Kanzan/Kwanzan cherry tree and pollarding

Discussion in 'Ornamental Cherries' started by janetdoyle, Dec 6, 2008.

  1. janetdoyle

    janetdoyle Active Member 10 Years

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    I never did follow up on how the pollarding turned out. It has been considered to be successful, by most residents of this strata [condo -- townhouse] complex, but the problem now is getting our latest landscaper not to mention landscaping representative onto the job of trimming up the resultant smaller trees again! The pollarding was a total removal of many branches to trunk level, and a shortening to a few feet of others, the shape carefully chosen by the man who did the pollarding -- now the trees have grown back into a neat well-shaped moderate shape... still a bit on the small side, with stout trunks. However, the small branches are increasing in numbers but the original landscaper has resigned, he had personal problems and went off to solve them. Now we have a guy who is an ex-golf course lawnkeeper [I didn't hire him!] who doesn't understand shrubs and trees, and I am off Council for the time being so can't really arrange the work myself... what is required is a re-trimming to make sure the small branches don't fill up the trees with excess growth. I'll try to remember to take a few pictures for you.
     
  2. flowboy

    flowboy Member

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    Thanks for that,
    At least it sounds like the trees survived which is my main concern, as I want to give the pollarding a go, to see if fewer branches, leaves & flowers etc will pacify the neighbours. At least for a few more years!
     
  3. wcutler

    wcutler Esteemed Contributor Forums Moderator VCBF Cherry Scout 10 Years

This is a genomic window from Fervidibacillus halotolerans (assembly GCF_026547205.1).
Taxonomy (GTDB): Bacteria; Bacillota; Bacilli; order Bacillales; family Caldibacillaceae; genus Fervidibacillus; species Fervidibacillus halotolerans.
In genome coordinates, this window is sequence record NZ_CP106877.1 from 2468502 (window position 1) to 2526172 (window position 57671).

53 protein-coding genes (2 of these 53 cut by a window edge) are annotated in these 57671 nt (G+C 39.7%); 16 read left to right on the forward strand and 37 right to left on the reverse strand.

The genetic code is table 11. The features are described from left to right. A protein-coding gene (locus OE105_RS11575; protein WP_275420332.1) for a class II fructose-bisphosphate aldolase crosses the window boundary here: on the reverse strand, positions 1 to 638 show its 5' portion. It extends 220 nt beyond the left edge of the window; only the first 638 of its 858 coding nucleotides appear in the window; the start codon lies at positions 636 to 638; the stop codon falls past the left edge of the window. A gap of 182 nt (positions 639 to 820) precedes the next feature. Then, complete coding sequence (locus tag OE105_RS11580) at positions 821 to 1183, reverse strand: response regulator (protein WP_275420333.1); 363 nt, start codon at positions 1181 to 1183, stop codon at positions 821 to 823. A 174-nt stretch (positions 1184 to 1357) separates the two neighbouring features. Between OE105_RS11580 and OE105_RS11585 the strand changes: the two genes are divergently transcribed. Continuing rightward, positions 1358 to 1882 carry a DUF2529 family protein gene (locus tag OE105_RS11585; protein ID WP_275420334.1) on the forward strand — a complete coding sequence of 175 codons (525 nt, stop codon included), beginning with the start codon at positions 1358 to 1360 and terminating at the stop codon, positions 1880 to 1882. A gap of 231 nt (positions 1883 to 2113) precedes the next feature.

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    I thought of this thread today when cherry scout Nadia in White Rock posted a photo of an old 'Akebono' cherry tree that seems to be a victim of an attempt at pollarding at some point.
    http://www.botanicalgarden.ubc.ca/forums/showpost.php?p=336037&postcount=372
    It looks healthy, even with all those branches, but 'Akebono' are generally beautiful graceful trees, which is not how I would describe this tree. I would never have even thought it was 'Akebono', except that the flowers look right.
     
  4. janetdoyle

    janetdoyle Active Member 10 Years

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    OUCH, I HAVE TO AGREE WITH YOU.

    Well, our trees have mostly grown out of their pollarding and been trimmed selectively since, the pollarding was relatively light I guess. So they don't look too bad... the ones trimmed this way are in behind our townhouses overlooking their rear patios so had to either be made smaller or removed... no one actually wanted to spend on removal...

    The ones in the front were just carefully pruned to retain the size and spread and will look nice... they won't bloom until early May I guess, they are the late type, and have huge super-double blooms that are pretty spectacular. Then the condo dwellers start complaining laughingly about spent blooms littering their driveways...

    Nice to hear from you. I must participate again more in this forum, it was so helpful to me several years ago as I was acclimatizing myself to Pacific North West gardening! I was from Nova Scotia originally, we moved here to Saanich on Vancouver Island in 2006. In NS not too many grow cherry trees except in the Annapolis Valley in the inner-West part of NS, where it's a bit warmer and protected from harsh winds... This early spring in particular, we are feeling very lucky to be in the Pacific North West. Happy Spring!
     
  5. wcutler

    wcutler Esteemed Contributor Forums Moderator VCBF Cherry Scout 10 Years

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    Sounds like 'Kanzan', and they should be around three weeks early this year. A few flowers are starting to open on them already in Vancouver.

    Thanks for the update. Maybe you or someone would post some photos of your trees.
     
  6. janetdoyle

    janetdoyle Active Member 10 Years

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    Will send photos shortly. The Kanzan cherries are about to come into bloom, but not quite yet... I'll send before blooming photos to show branch structure then bloom photos... we have reverted to chillier temperatures and that seemed to hold them back a bit...
     

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